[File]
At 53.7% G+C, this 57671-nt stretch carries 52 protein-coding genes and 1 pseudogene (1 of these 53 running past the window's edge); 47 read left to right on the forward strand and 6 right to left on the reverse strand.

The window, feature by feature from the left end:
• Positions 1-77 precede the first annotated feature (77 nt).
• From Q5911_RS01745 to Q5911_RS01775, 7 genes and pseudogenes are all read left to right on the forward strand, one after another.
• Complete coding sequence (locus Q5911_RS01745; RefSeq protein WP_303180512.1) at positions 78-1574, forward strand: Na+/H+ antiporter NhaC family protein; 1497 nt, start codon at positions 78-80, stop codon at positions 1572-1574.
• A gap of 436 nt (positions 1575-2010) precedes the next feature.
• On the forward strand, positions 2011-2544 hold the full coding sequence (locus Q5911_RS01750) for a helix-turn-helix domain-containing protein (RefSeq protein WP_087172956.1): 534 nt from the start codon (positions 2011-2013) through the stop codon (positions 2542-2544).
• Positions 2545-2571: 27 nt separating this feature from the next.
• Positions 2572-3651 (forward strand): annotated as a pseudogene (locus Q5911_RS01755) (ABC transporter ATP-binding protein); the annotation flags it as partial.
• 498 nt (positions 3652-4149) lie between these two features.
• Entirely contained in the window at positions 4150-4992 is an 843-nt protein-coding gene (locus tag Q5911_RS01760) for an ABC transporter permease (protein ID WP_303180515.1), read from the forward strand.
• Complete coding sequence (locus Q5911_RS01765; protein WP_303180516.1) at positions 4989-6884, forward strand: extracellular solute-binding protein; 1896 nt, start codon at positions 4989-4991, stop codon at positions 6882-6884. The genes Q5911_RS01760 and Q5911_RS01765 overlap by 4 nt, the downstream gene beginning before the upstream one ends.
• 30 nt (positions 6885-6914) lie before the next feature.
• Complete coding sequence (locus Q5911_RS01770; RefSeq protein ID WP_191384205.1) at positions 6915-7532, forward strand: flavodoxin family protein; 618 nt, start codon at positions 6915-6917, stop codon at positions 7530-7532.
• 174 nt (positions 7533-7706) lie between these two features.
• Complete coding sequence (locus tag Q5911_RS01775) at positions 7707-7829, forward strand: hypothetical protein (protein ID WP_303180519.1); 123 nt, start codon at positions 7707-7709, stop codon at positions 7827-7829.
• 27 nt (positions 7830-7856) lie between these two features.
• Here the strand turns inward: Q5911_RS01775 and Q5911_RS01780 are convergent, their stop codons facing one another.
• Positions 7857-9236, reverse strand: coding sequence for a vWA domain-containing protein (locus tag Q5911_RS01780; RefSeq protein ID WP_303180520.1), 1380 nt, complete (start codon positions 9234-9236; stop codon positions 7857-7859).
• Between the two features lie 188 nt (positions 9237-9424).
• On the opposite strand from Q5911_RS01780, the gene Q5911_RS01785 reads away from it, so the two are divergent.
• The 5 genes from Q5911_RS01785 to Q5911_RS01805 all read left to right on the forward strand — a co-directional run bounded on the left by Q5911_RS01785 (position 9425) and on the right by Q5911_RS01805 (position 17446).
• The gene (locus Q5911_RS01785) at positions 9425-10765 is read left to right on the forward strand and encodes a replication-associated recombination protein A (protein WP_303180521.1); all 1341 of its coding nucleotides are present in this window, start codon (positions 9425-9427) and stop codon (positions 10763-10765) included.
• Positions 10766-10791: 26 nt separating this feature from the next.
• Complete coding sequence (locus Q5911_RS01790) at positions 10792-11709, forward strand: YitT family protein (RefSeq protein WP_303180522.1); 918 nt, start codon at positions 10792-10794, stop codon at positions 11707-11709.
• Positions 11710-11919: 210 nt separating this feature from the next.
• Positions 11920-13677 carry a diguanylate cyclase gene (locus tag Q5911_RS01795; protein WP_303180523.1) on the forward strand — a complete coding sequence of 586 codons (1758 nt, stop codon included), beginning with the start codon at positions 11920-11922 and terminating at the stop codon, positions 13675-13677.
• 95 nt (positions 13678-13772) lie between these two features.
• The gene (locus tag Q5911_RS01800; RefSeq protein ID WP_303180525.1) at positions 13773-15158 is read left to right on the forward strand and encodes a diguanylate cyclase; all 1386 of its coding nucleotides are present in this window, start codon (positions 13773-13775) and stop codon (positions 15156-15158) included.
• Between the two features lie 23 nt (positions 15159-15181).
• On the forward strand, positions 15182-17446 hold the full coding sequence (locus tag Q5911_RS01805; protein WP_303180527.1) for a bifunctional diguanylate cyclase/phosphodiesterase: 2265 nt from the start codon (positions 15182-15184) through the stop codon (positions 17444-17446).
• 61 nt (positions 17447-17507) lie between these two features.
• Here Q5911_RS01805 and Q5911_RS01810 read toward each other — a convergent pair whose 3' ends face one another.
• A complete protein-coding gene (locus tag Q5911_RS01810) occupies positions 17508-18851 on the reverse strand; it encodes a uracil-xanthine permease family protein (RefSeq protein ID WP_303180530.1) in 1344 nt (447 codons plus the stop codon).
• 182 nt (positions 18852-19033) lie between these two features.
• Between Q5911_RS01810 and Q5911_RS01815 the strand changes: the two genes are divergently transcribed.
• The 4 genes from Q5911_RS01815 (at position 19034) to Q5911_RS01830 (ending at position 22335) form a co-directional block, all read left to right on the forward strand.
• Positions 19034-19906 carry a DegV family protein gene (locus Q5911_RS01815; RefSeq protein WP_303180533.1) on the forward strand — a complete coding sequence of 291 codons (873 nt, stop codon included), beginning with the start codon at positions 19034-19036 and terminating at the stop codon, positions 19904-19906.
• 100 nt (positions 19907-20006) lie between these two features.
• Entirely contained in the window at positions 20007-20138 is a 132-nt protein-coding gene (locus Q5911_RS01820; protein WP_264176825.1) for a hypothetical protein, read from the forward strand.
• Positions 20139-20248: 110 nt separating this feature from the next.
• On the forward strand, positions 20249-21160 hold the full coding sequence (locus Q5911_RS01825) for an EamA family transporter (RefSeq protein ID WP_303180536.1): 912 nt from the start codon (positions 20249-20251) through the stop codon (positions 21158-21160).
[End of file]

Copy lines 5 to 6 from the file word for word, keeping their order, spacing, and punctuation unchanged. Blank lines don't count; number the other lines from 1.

• Complete coding sequence (locus Q5911_RS01745; RefSeq protein WP_303180512.1) at positions 78-1574, forward strand: Na+/H+ antiporter NhaC family protein; 1497 nt, start codon at positions 78-80, stop codon at positions 1572-1574.
• A gap of 436 nt (positions 1575-2010) precedes the next feature.